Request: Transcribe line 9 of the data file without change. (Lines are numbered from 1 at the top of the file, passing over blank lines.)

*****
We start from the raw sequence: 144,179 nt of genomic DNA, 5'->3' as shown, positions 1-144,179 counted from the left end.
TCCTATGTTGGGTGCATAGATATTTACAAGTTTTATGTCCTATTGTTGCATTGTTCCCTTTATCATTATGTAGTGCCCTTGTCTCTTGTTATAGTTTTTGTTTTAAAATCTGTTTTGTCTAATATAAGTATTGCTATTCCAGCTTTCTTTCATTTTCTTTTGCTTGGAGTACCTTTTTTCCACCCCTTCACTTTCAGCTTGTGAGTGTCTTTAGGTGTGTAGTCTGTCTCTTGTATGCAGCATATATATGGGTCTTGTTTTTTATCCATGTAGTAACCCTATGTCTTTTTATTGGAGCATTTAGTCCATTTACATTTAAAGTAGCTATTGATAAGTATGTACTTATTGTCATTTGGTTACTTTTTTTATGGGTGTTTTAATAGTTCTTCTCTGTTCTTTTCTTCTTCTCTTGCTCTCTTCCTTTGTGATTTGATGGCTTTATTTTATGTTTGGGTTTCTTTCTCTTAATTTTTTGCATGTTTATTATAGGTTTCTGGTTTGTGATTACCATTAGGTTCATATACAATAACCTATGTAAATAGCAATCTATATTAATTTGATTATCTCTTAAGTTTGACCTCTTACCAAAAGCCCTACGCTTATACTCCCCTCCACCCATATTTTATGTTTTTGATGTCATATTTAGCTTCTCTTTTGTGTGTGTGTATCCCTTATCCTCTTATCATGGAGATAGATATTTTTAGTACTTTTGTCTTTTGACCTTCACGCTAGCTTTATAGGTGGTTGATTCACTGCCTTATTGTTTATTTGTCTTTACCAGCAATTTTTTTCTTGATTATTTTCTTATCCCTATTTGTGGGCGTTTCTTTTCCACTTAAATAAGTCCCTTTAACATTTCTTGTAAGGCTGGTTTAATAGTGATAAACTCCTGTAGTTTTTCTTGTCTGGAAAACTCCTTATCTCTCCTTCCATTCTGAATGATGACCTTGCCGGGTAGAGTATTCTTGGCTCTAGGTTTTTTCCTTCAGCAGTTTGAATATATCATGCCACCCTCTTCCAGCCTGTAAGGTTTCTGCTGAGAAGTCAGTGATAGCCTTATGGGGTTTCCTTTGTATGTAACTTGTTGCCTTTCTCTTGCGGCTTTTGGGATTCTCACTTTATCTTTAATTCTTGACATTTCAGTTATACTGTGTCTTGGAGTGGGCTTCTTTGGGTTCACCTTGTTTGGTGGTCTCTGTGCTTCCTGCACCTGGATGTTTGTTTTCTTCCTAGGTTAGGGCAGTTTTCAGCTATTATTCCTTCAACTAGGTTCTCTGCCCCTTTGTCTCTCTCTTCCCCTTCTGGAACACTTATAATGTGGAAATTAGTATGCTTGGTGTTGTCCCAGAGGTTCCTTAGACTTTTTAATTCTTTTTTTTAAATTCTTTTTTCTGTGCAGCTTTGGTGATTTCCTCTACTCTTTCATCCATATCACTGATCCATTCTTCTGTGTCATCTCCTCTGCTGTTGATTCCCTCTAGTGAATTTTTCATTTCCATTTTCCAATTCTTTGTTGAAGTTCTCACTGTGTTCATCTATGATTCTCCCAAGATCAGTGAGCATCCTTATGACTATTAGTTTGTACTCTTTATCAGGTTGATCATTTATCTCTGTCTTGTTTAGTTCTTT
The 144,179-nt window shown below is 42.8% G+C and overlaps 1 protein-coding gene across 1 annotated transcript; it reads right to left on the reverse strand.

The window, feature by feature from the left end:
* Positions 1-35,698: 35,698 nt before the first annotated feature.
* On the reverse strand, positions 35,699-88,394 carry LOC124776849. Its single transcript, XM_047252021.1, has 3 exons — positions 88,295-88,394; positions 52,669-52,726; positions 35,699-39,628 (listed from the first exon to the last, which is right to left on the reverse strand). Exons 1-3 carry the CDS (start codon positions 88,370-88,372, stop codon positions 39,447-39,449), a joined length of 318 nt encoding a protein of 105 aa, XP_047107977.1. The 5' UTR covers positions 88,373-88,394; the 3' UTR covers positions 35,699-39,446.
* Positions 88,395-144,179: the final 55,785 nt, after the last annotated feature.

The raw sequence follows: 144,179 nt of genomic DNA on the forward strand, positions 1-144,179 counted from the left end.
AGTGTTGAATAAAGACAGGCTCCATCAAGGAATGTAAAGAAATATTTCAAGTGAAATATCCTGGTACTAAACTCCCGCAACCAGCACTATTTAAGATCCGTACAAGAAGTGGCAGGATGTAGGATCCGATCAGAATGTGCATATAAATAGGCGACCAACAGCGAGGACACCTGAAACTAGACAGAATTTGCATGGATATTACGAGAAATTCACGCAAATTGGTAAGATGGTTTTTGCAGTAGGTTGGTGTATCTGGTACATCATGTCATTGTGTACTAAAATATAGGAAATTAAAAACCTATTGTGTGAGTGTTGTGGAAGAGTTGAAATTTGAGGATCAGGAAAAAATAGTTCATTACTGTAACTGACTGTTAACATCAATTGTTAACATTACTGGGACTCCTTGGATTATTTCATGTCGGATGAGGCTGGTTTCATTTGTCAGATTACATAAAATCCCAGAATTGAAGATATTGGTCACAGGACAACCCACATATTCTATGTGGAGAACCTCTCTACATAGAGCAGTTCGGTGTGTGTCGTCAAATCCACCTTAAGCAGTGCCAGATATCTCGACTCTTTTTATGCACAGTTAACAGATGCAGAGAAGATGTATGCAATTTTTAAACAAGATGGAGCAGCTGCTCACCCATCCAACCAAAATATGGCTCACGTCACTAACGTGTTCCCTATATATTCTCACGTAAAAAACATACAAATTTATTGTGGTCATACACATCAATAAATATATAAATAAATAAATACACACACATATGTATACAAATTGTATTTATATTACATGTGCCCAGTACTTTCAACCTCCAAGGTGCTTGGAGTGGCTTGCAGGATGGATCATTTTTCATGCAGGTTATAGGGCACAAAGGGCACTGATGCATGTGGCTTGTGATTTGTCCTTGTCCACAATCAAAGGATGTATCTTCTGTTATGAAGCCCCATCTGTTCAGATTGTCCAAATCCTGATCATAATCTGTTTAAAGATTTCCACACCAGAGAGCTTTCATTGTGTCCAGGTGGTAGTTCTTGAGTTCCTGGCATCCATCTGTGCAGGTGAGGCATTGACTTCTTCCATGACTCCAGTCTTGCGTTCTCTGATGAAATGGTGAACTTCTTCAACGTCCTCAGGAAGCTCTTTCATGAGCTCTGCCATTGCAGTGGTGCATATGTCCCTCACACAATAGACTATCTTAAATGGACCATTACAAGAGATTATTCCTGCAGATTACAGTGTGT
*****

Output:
AGTGTTGAATAAAGACAGGCTCCATCAAGGAATGTAAAGAAATATTTCAAGTGAAATATCCTGGTACTAAACTCCCGCAACCAGCACTATTTAAGATCCGTACAAGAAGTGGCAGGATGTAGGATCCGATCAGAATGTGCATATAAATAGGCGACCAACAGCGAGGACACCTGAAACTAGACAGAATTTGCATGGATATTACGAGAAATTCACGCAAATTGGTAAGATGGTTTTTGCAGTAGGTTGGTGTATCTGGTACATCATGTCATTGTGTACTAAAATATAGGAAATTAAAAACCTATTGTGTGAGTGTTGTGGAAGAGTTGAAATTTGAGGATCAGGAAAAAATAGTTCATTACTGTAACTGACTGTTAACATCAATTGTTAACATTACTGGGACTCCTTGGATTATTTCATGTCGGATGAGGCTGGTTTCATTTGTCAGATTACATAAAATCCCAGAATTGAAGATATTGGTCACAGGACAACCCACATATTCTATGTGGAGAACCTCTCTACATAGAGCAGTTCGGTGTGTGTCGTCAAATCCACCTTAAGCAGTGCCAGATATCTCGACTCTTTTTATGCACAGTTAACAGATGCAGAGAAGATGTATGCAATTTTTAAACAAGATGGAGCAGCTGCTCACCCATCCAACCAAAATATGGCTCACGTCACTAACGTGTTCCCTATATATTCTCACGTAAAAAACATACAAATTTATTGTGGTCATACACATCAATAAATATATAAATAAATAAATACACACACATATGTATACAAATTGTATTTATATTACATGTGCCCAGTACTTTCAACCTCCAAGGTGCTTGGAGTGGCTTGCAGGATGGATCATTTTTCATGCAGGTTATAGGGCACAAAGGGCACTGATGCATGTGGCTTGTGATTTGTCCTTGTCCACAATCAAAGGATGTATCTTCTGTTATGAAGCCCCATCTGTTCAGATTGTCCAAATCCTGATCATAATCTGTTTAAAGATTTCCACACCAGAGAGCTTTCATTGTGTCCAGGTGGTAGTTCTTGAGTTCCTGGCATCCATCTGTGCAGGTGAGGCATTGACTTCTTCCATGACTCCAGTCTTGCGTTCTCTGATGAAATGGTGAACTTCTTCAACGTCCTCAGGAAGCTCTTTCATGAGCTCTGCCATTGCAGTGGTGCATATGTCCCTCACACAATAGACTATCTTAAATGGACCATTACAAGAGATTATTCCTGCAGATTACAGTGTGT